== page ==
Alternatives to competition. Lecture 13. Facilitation. Functional types of consumers. Stress Gradient Hypothesis

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1 Lecture 13 Finishing Competition and Facilitation Consumer-Resource interactions Predator-prey population dynamics Do predators regulate prey? Lotka-Volterra predator-prey model Predator behavior matters: functional response Case history: rodent cycles Evolutionary consequences of predation Alternatives to competition Facilitation Positive interactions among species 1 spp may have positive net effect on another Examples - Succession Nurse plants Invasional meltdown Abiotic stress Facilitation Stress Gradient Hypothesis Functional types of consumers 1. Those that remove prey from prey pops : Predators kill and eat prey Parasitoids capture prey, lay eggs on/in it, and kids feed on prey - e.g. wasps and flies will use caterpillars and spiders 2. Those that harm prey by consuming some of their resources (i.e. don t kill) Herbivores eat plants or seeds Parasites consume part of an organism or insides Social parasites parasitize parental care Callaway et al. 1

2 Do predators regulate prey? Evidence: predator removal studies lead to increases in prey density (with exceptions) What is regulation? Density-dependence in birth and/or death rates (r) Do predators regulate prey? Pattern: Many predator and prey populations show very regular fluctuations in density A: amplitude change in density is from lowest to highest levels P: period how much time it takes for density cycle to repeat itself How do predators regulate prey? Increase in predation with increase in prey density (d is density-dependent) N t Do predators regulate prey? Do predators regulate prey? Pattern: Many predator and prey populations show very regular fluctuations in density SO : Does predation cause these cycles? Do prey cycle for other reasons and predator cycles are a result of prey cycles? or 2

3 Building a LV predator-prey model Putting prey and predator isoclines together: Influence of Predator behavior 2 predator responses that add stability: N P 1. Numerical response number of predators increases with prey density # prey consumed per predator constant but total # predators 2. Functional response predation rates increase w/ prey density (# prey consumed/predator ) t V Predator behavior influences predator-prey population dynamics European kestrel & voles Types of functional responses Type I predator consumes more as prey density What L-V models assume But unrealistic b/c of satiation and handling time # prey eaten per predator Prey mortality rate 3

4 types of functional responses: Type II predator consumes more as prey density but at a decreasing rate (diminishing returns) Incorporates satiation and handling time types of functional responses: Type III predation rate is accelerated at low prey density but decreases at high prey density Also incorporates satiation and handling time, plus # prey eaten per predator Prey mortality rate # prey eaten per predator Prey mortality rate What causes Type III functional response? At low prey densities: Search image Prey refugia Prey switching At high prey densities: Handling time and satiation (converges on Type II) Return to Competition Apparent Competition can happen when: predators consume prey at a rate that increases with prey abundance Both prey spp lower densities when they are together vs. separate Appears like competition 4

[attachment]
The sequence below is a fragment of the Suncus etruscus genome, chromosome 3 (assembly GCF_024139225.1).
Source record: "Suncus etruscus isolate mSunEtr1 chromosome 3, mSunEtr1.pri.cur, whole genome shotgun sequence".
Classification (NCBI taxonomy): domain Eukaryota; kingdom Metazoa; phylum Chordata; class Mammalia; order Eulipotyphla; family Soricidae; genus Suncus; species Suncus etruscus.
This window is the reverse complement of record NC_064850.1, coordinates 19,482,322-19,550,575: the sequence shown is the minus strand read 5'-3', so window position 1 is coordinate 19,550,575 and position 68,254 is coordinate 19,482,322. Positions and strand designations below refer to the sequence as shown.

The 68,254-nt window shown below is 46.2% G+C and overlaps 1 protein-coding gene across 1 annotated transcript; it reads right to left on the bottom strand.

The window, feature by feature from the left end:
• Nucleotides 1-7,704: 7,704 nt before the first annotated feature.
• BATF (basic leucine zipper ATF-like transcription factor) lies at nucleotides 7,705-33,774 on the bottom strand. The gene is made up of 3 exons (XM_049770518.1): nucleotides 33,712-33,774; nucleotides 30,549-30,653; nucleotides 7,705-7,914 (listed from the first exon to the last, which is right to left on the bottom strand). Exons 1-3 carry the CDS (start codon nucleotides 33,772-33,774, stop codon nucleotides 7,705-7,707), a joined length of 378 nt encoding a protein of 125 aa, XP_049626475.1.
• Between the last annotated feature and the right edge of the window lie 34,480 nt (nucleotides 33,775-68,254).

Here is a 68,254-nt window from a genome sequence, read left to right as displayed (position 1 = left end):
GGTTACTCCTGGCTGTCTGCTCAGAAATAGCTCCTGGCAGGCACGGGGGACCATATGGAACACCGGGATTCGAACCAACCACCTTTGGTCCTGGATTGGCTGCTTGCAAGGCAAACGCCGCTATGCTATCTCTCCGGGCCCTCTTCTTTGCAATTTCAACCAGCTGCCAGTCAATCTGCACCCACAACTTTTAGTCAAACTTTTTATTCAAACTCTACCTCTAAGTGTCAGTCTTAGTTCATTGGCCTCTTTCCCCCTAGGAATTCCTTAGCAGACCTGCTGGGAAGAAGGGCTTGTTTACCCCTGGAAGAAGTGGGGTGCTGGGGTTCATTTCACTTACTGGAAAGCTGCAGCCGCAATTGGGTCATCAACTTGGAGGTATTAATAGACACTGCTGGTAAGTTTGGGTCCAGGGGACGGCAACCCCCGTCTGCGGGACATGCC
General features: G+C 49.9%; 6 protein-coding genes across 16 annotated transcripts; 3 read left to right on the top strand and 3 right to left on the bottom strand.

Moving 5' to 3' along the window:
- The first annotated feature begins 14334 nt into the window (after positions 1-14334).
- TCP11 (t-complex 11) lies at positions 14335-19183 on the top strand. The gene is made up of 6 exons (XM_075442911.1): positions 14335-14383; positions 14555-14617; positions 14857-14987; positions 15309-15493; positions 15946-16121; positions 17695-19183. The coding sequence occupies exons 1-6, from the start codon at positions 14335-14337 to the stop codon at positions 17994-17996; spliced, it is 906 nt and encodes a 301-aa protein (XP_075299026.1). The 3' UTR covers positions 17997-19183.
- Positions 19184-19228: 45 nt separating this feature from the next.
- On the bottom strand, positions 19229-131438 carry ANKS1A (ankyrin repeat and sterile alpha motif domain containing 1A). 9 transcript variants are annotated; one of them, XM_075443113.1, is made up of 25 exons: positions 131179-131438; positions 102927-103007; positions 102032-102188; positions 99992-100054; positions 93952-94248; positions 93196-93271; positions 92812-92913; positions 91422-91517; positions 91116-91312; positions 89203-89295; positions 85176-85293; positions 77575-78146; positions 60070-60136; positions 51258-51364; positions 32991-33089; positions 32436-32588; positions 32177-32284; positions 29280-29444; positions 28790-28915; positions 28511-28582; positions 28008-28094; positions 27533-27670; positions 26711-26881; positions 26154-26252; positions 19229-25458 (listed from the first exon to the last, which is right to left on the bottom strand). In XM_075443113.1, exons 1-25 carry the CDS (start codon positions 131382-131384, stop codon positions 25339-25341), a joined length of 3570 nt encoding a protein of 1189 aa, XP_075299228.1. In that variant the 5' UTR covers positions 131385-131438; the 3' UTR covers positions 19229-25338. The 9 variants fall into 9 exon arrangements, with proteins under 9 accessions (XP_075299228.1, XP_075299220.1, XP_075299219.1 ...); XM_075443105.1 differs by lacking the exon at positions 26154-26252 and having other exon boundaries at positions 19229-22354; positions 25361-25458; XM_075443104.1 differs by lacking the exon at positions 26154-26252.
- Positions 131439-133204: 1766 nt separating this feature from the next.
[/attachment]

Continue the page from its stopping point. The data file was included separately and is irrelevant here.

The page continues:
5 Evolutionary responses to predation Coevolution is the evolutionary outcome of species interactions (reciprocal evolutionary response) Aposematism warning coloration Mimicry having a phenotype similar to a different sp Mullerian mimicry: several different species that are each toxic/nasty converge on same signal Batesian mimicry: non-toxic species mimicking a toxic species Evolutionary responses to predation Why mimic? - Benefit from lesson learned by predators How does this work when nasty species are lethal? - Dead predators can t learn! Natural selection favors those individuals with innate ability to recognize toxic species Evolutionary responses to predation Case history #1: Experiment to test for innate recognition of toxic species by predators (Smith) Predator: mot-mots (eats snakes) Question: do mot-mots have innate recognition of coral snake pattern? Mot-mots raised in captivity (no snake experience) exposed to 3 treatments: 5

6 Evolutionary responses to predation, 2 Emory Oak (Quercus emoryi) with catkins (flower spike) Evolutionary responses to predation Case history #2: Developmental mimicry polymorphism What is basis of these polymorphisms in caterpillars? - Diet, temperature, or photoperiod? Experiment: split broods from a single mother; expose each group to different factors Results: Caterpillars fed pollen catkin mimics Caterpillars fed leaves twig mimics Diet determines difference, not photoperiod or temperature! photo Erick Greene Sex-limited Batesian mimicry in Papilio dardanus Evolutionary consequences of predation What are the various adaptations that prey evolve in order to reduce their predation risk? in this species, only females are mimetic species is polymorphic different models are mimicked in different areas Mullerian mimicry Heliconius spp. models mimics (nasty) (yummy) 6

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